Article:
This point also factors heavily into how you change positions. The best example I saw in class was moving from standing to prone. When I was still on active duty, I was instructed that the best way to transition from standing to prone was to “get as low as you can and kick your back legs out behind you to drop into the prone.” Like much misguided military instruction, this lesson was punctuated with the tough-guy cop-out “if it hurts, you’re doing it right!”

Above: Seated positions are inherently stable and can be adjusted to minimize how much of a target you present.

Fortunately, Full Spectrum Warrior has developed a more methodical approach. Instead of dropping all your mass down in the dirt in one uncomfortable, unsmooth, painful burst of motion, simply collapse your body’s natural anchor points into the ground from the feet up. First a knee, then a hip, then torso and upper triceps, then simply roll onto your elbows. Not only is this a safer, less injurious way to switch positions but if the situation changes rapidly, you could, theoretically, “pause” on any of those major anchor points (knee, hip, abdomen, triceps) to return fire or even just reassess the situation.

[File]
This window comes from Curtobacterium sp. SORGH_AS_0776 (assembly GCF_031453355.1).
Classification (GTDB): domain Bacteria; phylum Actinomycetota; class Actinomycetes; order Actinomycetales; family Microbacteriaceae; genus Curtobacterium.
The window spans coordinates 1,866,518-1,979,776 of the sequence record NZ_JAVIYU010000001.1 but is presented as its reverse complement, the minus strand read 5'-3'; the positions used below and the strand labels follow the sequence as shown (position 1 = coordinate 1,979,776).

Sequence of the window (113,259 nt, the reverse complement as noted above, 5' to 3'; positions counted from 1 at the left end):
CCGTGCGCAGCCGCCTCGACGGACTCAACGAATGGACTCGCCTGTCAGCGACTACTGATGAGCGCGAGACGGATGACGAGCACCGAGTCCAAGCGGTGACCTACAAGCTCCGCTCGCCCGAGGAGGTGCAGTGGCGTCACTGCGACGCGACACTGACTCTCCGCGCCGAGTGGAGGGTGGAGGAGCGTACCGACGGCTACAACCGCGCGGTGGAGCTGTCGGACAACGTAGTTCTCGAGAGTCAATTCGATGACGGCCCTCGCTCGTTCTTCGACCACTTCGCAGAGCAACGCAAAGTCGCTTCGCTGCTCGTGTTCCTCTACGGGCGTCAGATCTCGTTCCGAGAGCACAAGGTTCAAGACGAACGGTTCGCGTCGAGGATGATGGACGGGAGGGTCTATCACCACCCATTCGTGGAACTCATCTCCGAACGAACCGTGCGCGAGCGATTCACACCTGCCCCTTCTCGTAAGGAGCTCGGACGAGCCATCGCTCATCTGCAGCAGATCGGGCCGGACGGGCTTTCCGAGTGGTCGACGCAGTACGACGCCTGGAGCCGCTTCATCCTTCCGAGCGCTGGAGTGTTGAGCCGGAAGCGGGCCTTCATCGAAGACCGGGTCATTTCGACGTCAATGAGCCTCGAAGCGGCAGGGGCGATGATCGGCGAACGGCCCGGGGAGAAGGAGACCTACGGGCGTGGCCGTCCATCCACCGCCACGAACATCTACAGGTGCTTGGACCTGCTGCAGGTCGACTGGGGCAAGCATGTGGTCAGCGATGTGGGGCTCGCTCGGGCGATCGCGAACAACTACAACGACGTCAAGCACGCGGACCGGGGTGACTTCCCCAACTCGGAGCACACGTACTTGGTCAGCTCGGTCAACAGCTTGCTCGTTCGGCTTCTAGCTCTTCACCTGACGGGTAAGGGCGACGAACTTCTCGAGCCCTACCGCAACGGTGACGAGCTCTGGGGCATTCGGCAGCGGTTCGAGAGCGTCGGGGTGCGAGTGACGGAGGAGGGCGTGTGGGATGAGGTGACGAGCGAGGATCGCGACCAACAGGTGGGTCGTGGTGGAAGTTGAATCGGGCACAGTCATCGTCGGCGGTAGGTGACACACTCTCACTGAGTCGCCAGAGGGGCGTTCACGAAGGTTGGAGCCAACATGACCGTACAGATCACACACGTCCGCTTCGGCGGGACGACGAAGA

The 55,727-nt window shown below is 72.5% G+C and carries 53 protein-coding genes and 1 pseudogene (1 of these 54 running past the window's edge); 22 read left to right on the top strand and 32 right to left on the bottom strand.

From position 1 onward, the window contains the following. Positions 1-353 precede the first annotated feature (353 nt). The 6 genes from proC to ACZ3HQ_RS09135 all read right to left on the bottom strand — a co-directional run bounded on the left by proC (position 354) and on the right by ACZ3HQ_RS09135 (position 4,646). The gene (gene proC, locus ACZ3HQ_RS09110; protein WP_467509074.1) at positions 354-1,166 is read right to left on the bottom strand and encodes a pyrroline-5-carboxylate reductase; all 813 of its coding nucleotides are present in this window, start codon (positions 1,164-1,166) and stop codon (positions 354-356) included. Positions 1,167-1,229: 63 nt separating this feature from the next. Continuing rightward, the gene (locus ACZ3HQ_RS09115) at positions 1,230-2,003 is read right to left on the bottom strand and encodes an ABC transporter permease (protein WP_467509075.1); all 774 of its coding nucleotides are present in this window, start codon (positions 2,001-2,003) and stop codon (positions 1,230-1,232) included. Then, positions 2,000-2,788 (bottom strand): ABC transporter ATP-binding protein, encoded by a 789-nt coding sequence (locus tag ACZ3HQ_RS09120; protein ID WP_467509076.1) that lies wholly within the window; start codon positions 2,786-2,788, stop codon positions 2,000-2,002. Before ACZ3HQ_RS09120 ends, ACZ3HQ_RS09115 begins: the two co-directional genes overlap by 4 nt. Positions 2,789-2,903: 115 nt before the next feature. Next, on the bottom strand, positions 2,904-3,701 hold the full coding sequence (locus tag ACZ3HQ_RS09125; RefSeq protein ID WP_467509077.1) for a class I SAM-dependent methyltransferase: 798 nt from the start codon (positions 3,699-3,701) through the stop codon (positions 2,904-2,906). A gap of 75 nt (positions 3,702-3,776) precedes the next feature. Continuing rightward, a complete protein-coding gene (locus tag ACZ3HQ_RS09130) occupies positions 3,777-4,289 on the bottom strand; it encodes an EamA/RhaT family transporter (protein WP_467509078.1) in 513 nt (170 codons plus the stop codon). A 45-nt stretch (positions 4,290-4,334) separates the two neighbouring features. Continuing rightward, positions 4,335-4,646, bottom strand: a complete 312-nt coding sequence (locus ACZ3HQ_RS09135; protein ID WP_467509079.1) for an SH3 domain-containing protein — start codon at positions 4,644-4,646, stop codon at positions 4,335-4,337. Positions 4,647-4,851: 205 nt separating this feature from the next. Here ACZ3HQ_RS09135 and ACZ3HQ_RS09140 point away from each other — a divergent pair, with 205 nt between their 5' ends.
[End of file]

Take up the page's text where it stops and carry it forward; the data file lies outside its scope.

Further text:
In the following sequence, Graham demonstrates his method for transition to prone, meant to reduce impact on the joints from dropping straight down:


Alternately labeled as vital to maintaining situational awareness and absurd range theatrics, post-shoot scanning has been a long-time staple of defensive shooting instruction. I’ll leave the discussion about its viability for another time, but the Combat Mobility System does include it, and includes it in a way I’d not seen before. Most of the scans I’ve seen in the past focused on either simply turning your head to look left and right or, at most, twisting at the waist (with or without moving the gun, depending on who you talk to you) in order to turn your upper body 180 degrees to see behind you.